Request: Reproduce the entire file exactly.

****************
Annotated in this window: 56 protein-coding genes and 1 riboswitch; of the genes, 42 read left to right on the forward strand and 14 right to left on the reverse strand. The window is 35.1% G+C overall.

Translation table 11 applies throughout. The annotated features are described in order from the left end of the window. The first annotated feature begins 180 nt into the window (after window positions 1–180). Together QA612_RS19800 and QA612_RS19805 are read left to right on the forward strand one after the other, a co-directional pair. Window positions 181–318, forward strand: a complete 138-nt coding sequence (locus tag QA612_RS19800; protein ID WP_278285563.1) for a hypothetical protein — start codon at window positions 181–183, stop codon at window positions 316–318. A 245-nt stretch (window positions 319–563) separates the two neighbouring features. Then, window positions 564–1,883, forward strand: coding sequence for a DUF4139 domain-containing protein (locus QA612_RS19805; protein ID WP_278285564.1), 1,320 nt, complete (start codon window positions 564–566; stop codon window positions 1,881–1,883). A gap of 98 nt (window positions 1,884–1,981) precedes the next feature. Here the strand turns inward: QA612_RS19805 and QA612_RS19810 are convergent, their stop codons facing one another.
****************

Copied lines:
Annotated in this window: 56 protein-coding genes and 1 riboswitch; of the genes, 42 read left to right on the forward strand and 14 right to left on the reverse strand. The window is 35.1% G+C overall.

Translation table 11 applies throughout. The annotated features are described in order from the left end of the window. The first annotated feature begins 180 nt into the window (after window positions 1–180). Together QA612_RS19800 and QA612_RS19805 are read left to right on the forward strand one after the other, a co-directional pair. Window positions 181–318, forward strand: a complete 138-nt coding sequence (locus tag QA612_RS19800; protein ID WP_278285563.1) for a hypothetical protein — start codon at window positions 181–183, stop codon at window positions 316–318. A 245-nt stretch (window positions 319–563) separates the two neighbouring features. Then, window positions 564–1,883, forward strand: coding sequence for a DUF4139 domain-containing protein (locus QA612_RS19805; protein ID WP_278285564.1), 1,320 nt, complete (start codon window positions 564–566; stop codon window positions 1,881–1,883). A gap of 98 nt (window positions 1,884–1,981) precedes the next feature. Here the strand turns inward: QA612_RS19805 and QA612_RS19810 are convergent, their stop codons facing one another.